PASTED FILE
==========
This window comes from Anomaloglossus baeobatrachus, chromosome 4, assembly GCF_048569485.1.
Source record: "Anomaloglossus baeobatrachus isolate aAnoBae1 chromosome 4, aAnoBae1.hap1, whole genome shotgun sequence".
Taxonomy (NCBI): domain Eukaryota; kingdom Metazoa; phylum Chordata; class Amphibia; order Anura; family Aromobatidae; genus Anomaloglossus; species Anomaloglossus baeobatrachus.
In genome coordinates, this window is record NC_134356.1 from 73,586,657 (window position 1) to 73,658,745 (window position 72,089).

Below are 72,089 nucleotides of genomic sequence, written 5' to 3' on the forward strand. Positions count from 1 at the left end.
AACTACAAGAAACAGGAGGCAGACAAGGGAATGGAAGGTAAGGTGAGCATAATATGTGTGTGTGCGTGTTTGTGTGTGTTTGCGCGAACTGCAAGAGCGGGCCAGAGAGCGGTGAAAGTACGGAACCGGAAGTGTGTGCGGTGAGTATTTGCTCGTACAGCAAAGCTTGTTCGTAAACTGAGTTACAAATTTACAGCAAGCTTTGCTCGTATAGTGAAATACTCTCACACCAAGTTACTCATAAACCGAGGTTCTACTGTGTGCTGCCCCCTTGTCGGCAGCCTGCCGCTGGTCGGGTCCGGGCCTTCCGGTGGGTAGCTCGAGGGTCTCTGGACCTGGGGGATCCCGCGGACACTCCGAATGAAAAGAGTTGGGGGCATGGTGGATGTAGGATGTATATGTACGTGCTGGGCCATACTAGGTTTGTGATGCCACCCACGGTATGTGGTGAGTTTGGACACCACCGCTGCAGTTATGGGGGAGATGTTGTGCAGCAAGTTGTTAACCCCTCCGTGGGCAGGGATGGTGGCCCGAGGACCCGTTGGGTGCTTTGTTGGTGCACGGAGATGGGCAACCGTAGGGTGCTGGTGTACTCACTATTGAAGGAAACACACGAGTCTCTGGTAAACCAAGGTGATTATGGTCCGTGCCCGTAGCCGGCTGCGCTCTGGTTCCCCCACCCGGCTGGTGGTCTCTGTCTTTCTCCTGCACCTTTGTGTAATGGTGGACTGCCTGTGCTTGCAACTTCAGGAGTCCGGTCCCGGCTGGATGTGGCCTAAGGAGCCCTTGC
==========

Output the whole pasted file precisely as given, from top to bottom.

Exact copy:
This window comes from Anomaloglossus baeobatrachus, chromosome 4, assembly GCF_048569485.1.
Source record: "Anomaloglossus baeobatrachus isolate aAnoBae1 chromosome 4, aAnoBae1.hap1, whole genome shotgun sequence".
Taxonomy (NCBI): domain Eukaryota; kingdom Metazoa; phylum Chordata; class Amphibia; order Anura; family Aromobatidae; genus Anomaloglossus; species Anomaloglossus baeobatrachus.
In genome coordinates, this window is record NC_134356.1 from 73,586,657 (window position 1) to 73,658,745 (window position 72,089).

Below are 72,089 nucleotides of genomic sequence, written 5' to 3' on the forward strand. Positions count from 1 at the left end.
AACTACAAGAAACAGGAGGCAGACAAGGGAATGGAAGGTAAGGTGAGCATAATATGTGTGTGTGCGTGTTTGTGTGTGTTTGCGCGAACTGCAAGAGCGGGCCAGAGAGCGGTGAAAGTACGGAACCGGAAGTGTGTGCGGTGAGTATTTGCTCGTACAGCAAAGCTTGTTCGTAAACTGAGTTACAAATTTACAGCAAGCTTTGCTCGTATAGTGAAATACTCTCACACCAAGTTACTCATAAACCGAGGTTCTACTGTGTGCTGCCCCCTTGTCGGCAGCCTGCCGCTGGTCGGGTCCGGGCCTTCCGGTGGGTAGCTCGAGGGTCTCTGGACCTGGGGGATCCCGCGGACACTCCGAATGAAAAGAGTTGGGGGCATGGTGGATGTAGGATGTATATGTACGTGCTGGGCCATACTAGGTTTGTGATGCCACCCACGGTATGTGGTGAGTTTGGACACCACCGCTGCAGTTATGGGGGAGATGTTGTGCAGCAAGTTGTTAACCCCTCCGTGGGCAGGGATGGTGGCCCGAGGACCCGTTGGGTGCTTTGTTGGTGCACGGAGATGGGCAACCGTAGGGTGCTGGTGTACTCACTATTGAAGGAAACACACGAGTCTCTGGTAAACCAAGGTGATTATGGTCCGTGCCCGTAGCCGGCTGCGCTCTGGTTCCCCCACCCGGCTGGTGGTCTCTGTCTTTCTCCTGCACCTTTGTGTAATGGTGGACTGCCTGTGCTTGCAACTTCAGGAGTCCGGTCCCGGCTGGATGTGGCCTAAGGAGCCCTTGC